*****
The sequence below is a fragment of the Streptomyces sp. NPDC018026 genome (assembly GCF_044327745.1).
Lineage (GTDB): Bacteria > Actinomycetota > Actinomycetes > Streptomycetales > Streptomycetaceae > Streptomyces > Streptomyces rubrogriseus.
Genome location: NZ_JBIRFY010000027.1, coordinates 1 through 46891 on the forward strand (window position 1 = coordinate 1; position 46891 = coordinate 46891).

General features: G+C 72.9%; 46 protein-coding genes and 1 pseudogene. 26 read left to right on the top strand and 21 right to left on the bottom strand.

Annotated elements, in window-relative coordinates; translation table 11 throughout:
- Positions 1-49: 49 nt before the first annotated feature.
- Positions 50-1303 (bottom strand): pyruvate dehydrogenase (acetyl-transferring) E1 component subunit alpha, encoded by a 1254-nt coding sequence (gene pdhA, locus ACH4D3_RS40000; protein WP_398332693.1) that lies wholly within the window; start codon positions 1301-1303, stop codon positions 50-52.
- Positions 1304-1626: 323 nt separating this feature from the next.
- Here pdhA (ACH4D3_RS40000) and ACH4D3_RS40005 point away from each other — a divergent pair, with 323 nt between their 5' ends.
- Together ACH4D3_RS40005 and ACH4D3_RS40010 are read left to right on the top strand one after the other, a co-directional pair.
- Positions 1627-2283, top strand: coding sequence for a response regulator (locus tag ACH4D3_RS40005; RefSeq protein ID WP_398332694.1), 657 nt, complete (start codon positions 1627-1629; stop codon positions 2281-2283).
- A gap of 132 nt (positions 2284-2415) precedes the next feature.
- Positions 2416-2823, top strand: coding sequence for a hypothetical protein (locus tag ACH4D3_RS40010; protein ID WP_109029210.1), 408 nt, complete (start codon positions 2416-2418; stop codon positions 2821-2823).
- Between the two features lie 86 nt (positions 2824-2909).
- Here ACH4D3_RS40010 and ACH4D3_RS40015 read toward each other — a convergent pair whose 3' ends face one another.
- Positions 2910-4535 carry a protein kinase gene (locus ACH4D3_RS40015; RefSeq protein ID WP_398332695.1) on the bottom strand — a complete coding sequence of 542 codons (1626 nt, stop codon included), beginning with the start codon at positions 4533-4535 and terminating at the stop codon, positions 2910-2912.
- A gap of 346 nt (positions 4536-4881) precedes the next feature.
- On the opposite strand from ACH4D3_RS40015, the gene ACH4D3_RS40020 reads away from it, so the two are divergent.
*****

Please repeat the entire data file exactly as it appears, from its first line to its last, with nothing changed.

The sequence below is a fragment of the Streptomyces sp. NPDC018026 genome (assembly GCF_044327745.1).
Lineage (GTDB): Bacteria > Actinomycetota > Actinomycetes > Streptomycetales > Streptomycetaceae > Streptomyces > Streptomyces rubrogriseus.
Genome location: NZ_JBIRFY010000027.1, coordinates 1 through 46891 on the forward strand (window position 1 = coordinate 1; position 46891 = coordinate 46891).

General features: G+C 72.9%; 46 protein-coding genes and 1 pseudogene. 26 read left to right on the top strand and 21 right to left on the bottom strand.

Annotated elements, in window-relative coordinates; translation table 11 throughout:
- Positions 1-49: 49 nt before the first annotated feature.
- Positions 50-1303 (bottom strand): pyruvate dehydrogenase (acetyl-transferring) E1 component subunit alpha, encoded by a 1254-nt coding sequence (gene pdhA, locus ACH4D3_RS40000; protein WP_398332693.1) that lies wholly within the window; start codon positions 1301-1303, stop codon positions 50-52.
- Positions 1304-1626: 323 nt separating this feature from the next.
- Here pdhA (ACH4D3_RS40000) and ACH4D3_RS40005 point away from each other — a divergent pair, with 323 nt between their 5' ends.
- Together ACH4D3_RS40005 and ACH4D3_RS40010 are read left to right on the top strand one after the other, a co-directional pair.
- Positions 1627-2283, top strand: coding sequence for a response regulator (locus tag ACH4D3_RS40005; RefSeq protein ID WP_398332694.1), 657 nt, complete (start codon positions 1627-1629; stop codon positions 2281-2283).
- A gap of 132 nt (positions 2284-2415) precedes the next feature.
- Positions 2416-2823, top strand: coding sequence for a hypothetical protein (locus tag ACH4D3_RS40010; protein ID WP_109029210.1), 408 nt, complete (start codon positions 2416-2418; stop codon positions 2821-2823).
- Between the two features lie 86 nt (positions 2824-2909).
- Here ACH4D3_RS40010 and ACH4D3_RS40015 read toward each other — a convergent pair whose 3' ends face one another.
- Positions 2910-4535 carry a protein kinase gene (locus ACH4D3_RS40015; RefSeq protein ID WP_398332695.1) on the bottom strand — a complete coding sequence of 542 codons (1626 nt, stop codon included), beginning with the start codon at positions 4533-4535 and terminating at the stop codon, positions 2910-2912.
- A gap of 346 nt (positions 4536-4881) precedes the next feature.
- On the opposite strand from ACH4D3_RS40015, the gene ACH4D3_RS40020 reads away from it, so the two are divergent.